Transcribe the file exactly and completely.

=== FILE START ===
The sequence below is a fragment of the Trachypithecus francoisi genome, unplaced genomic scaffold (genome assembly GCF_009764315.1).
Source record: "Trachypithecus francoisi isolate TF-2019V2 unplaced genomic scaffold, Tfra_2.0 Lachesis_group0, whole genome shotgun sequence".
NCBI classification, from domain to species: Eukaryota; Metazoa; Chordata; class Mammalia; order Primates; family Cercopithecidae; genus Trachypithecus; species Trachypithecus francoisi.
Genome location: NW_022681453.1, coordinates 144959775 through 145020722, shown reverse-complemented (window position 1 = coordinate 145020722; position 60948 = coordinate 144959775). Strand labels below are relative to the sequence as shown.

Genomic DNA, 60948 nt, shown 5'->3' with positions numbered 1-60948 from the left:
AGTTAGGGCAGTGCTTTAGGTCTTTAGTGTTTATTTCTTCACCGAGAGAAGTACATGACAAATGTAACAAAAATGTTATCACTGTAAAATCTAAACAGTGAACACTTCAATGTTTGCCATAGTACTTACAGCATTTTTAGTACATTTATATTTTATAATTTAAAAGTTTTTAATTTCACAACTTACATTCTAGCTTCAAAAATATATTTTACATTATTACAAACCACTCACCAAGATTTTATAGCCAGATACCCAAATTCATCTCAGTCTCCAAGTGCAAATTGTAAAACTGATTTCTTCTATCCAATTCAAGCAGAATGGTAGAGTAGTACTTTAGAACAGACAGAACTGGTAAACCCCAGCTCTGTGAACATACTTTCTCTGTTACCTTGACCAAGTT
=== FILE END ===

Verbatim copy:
The sequence below is a fragment of the Trachypithecus francoisi genome, unplaced genomic scaffold (genome assembly GCF_009764315.1).
Source record: "Trachypithecus francoisi isolate TF-2019V2 unplaced genomic scaffold, Tfra_2.0 Lachesis_group0, whole genome shotgun sequence".
NCBI classification, from domain to species: Eukaryota; Metazoa; Chordata; class Mammalia; order Primates; family Cercopithecidae; genus Trachypithecus; species Trachypithecus francoisi.
Genome location: NW_022681453.1, coordinates 144959775 through 145020722, shown reverse-complemented (window position 1 = coordinate 145020722; position 60948 = coordinate 144959775). Strand labels below are relative to the sequence as shown.

Genomic DNA, 60948 nt, shown 5'->3' with positions numbered 1-60948 from the left:
AGTTAGGGCAGTGCTTTAGGTCTTTAGTGTTTATTTCTTCACCGAGAGAAGTACATGACAAATGTAACAAAAATGTTATCACTGTAAAATCTAAACAGTGAACACTTCAATGTTTGCCATAGTACTTACAGCATTTTTAGTACATTTATATTTTATAATTTAAAAGTTTTTAATTTCACAACTTACATTCTAGCTTCAAAAATATATTTTACATTATTACAAACCACTCACCAAGATTTTATAGCCAGATACCCAAATTCATCTCAGTCTCCAAGTGCAAATTGTAAAACTGATTTCTTCTATCCAATTCAAGCAGAATGGTAGAGTAGTACTTTAGAACAGACAGAACTGGTAAACCCCAGCTCTGTGAACATACTTTCTCTGTTACCTTGACCAAGTT